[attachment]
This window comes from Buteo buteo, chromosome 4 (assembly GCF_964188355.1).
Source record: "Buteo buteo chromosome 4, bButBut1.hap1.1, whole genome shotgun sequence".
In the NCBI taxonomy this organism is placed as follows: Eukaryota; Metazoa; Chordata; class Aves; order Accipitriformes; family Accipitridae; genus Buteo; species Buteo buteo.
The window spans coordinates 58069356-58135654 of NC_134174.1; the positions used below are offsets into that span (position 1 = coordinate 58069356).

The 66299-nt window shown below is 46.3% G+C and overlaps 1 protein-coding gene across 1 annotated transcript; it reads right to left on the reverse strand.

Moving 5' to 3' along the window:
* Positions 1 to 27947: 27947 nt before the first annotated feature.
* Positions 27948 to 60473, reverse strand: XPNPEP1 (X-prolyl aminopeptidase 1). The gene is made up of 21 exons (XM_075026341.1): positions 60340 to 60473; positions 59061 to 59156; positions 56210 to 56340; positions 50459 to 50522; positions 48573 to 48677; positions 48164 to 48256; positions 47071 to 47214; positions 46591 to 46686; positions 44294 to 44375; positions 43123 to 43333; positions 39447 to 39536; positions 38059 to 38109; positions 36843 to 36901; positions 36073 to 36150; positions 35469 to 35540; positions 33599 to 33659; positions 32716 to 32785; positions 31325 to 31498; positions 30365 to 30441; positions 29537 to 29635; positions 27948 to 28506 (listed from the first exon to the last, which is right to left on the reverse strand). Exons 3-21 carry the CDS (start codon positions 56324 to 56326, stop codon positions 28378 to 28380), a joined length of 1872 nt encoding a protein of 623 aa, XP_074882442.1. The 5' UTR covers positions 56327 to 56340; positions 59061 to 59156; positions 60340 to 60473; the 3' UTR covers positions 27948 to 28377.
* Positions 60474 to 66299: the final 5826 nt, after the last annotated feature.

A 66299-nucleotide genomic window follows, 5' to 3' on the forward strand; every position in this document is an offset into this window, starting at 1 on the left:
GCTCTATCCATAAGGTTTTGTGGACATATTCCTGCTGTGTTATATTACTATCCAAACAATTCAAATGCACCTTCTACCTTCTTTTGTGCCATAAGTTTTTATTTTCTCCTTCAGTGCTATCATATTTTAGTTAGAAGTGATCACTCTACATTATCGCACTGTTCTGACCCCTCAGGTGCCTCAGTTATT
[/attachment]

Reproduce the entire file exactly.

This window comes from Buteo buteo, chromosome 4 (assembly GCF_964188355.1).
Source record: "Buteo buteo chromosome 4, bButBut1.hap1.1, whole genome shotgun sequence".
In the NCBI taxonomy this organism is placed as follows: Eukaryota; Metazoa; Chordata; class Aves; order Accipitriformes; family Accipitridae; genus Buteo; species Buteo buteo.
The window spans coordinates 58069356-58135654 of NC_134174.1; the positions used below are offsets into that span (position 1 = coordinate 58069356).

The 66299-nt window shown below is 46.3% G+C and overlaps 1 protein-coding gene across 1 annotated transcript; it reads right to left on the reverse strand.

Moving 5' to 3' along the window:
* Positions 1 to 27947: 27947 nt before the first annotated feature.
* Positions 27948 to 60473, reverse strand: XPNPEP1 (X-prolyl aminopeptidase 1). The gene is made up of 21 exons (XM_075026341.1): positions 60340 to 60473; positions 59061 to 59156; positions 56210 to 56340; positions 50459 to 50522; positions 48573 to 48677; positions 48164 to 48256; positions 47071 to 47214; positions 46591 to 46686; positions 44294 to 44375; positions 43123 to 43333; positions 39447 to 39536; positions 38059 to 38109; positions 36843 to 36901; positions 36073 to 36150; positions 35469 to 35540; positions 33599 to 33659; positions 32716 to 32785; positions 31325 to 31498; positions 30365 to 30441; positions 29537 to 29635; positions 27948 to 28506 (listed from the first exon to the last, which is right to left on the reverse strand). Exons 3-21 carry the CDS (start codon positions 56324 to 56326, stop codon positions 28378 to 28380), a joined length of 1872 nt encoding a protein of 623 aa, XP_074882442.1. The 5' UTR covers positions 56327 to 56340; positions 59061 to 59156; positions 60340 to 60473; the 3' UTR covers positions 27948 to 28377.
* Positions 60474 to 66299: the final 5826 nt, after the last annotated feature.

A 66299-nucleotide genomic window follows, 5' to 3' on the forward strand; every position in this document is an offset into this window, starting at 1 on the left:
GCTCTATCCATAAGGTTTTGTGGACATATTCCTGCTGTGTTATATTACTATCCAAACAATTCAAATGCACCTTCTACCTTCTTTTGTGCCATAAGTTTTTATTTTCTCCTTCAGTGCTATCATATTTTAGTTAGAAGTGATCACTCTACATTATCGCACTGTTCTGACCCCTCAGGTGCCTCAGTTATT